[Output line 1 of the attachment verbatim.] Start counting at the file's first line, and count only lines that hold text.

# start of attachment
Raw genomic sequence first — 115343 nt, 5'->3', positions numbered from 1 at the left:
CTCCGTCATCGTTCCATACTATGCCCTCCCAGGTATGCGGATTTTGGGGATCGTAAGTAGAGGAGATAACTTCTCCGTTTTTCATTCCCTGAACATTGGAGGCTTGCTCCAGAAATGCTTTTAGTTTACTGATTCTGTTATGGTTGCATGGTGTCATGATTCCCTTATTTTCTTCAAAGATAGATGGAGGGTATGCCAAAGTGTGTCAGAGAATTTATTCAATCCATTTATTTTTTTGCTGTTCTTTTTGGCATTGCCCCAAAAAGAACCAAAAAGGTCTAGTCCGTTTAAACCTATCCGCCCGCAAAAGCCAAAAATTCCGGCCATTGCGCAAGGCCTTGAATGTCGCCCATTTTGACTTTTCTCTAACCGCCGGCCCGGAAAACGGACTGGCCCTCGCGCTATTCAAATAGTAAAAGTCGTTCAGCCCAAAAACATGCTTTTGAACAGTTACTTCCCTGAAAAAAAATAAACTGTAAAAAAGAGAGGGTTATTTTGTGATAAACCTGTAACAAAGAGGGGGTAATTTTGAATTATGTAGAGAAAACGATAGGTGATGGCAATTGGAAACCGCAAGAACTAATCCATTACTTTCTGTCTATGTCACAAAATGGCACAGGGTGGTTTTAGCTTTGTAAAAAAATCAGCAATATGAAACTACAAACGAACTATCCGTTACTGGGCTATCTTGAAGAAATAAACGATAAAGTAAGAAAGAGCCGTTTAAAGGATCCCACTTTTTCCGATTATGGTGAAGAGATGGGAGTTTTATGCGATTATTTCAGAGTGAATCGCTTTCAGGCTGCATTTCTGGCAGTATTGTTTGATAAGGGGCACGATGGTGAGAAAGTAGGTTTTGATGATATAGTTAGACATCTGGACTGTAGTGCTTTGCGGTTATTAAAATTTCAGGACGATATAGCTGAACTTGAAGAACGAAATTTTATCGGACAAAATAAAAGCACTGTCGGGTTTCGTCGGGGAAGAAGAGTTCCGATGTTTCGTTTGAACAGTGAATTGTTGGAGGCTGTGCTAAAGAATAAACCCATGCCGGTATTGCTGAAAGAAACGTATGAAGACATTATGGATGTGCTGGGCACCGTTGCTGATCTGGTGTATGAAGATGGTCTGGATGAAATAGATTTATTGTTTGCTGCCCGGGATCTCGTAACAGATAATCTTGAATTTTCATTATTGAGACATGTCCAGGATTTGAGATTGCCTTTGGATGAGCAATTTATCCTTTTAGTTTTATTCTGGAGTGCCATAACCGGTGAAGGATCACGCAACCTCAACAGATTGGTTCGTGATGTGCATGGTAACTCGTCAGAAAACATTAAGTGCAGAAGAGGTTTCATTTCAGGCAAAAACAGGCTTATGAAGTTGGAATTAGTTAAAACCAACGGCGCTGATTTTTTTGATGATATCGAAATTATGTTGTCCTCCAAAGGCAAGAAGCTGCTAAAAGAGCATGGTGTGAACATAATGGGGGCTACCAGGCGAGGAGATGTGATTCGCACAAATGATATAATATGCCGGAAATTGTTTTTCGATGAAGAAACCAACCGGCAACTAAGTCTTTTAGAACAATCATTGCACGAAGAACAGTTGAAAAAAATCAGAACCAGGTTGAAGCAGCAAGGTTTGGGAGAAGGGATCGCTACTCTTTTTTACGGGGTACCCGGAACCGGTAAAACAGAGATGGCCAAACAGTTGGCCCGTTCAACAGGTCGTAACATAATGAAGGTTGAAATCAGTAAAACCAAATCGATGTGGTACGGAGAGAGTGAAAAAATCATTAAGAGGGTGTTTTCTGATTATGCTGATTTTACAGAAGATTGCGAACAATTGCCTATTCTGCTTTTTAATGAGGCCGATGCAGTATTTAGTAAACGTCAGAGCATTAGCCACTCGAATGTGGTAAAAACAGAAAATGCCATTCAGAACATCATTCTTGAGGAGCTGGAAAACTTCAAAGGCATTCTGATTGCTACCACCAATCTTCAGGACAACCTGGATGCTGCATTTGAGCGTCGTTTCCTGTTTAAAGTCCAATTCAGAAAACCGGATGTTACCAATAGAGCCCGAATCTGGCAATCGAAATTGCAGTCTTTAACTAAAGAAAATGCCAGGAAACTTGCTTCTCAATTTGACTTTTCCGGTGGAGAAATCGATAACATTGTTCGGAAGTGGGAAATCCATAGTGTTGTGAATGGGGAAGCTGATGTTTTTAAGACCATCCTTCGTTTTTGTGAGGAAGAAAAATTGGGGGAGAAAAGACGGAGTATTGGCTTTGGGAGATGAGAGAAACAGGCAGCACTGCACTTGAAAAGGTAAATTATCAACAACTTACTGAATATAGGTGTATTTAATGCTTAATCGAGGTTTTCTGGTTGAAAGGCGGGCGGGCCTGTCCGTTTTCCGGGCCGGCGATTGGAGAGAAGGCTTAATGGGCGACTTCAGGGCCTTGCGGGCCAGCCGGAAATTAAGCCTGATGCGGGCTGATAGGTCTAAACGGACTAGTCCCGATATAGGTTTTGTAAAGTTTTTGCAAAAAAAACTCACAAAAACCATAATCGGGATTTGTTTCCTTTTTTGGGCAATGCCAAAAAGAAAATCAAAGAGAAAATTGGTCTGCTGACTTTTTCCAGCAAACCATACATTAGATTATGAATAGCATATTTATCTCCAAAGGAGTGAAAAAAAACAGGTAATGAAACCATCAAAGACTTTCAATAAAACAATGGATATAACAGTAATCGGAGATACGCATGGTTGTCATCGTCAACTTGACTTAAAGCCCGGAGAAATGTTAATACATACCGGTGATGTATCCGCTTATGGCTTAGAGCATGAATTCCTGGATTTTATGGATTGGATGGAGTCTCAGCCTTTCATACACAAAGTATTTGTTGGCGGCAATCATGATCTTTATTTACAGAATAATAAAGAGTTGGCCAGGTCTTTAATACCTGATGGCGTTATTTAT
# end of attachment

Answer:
Raw genomic sequence first — 115343 nt, 5'->3', positions numbered from 1 at the left: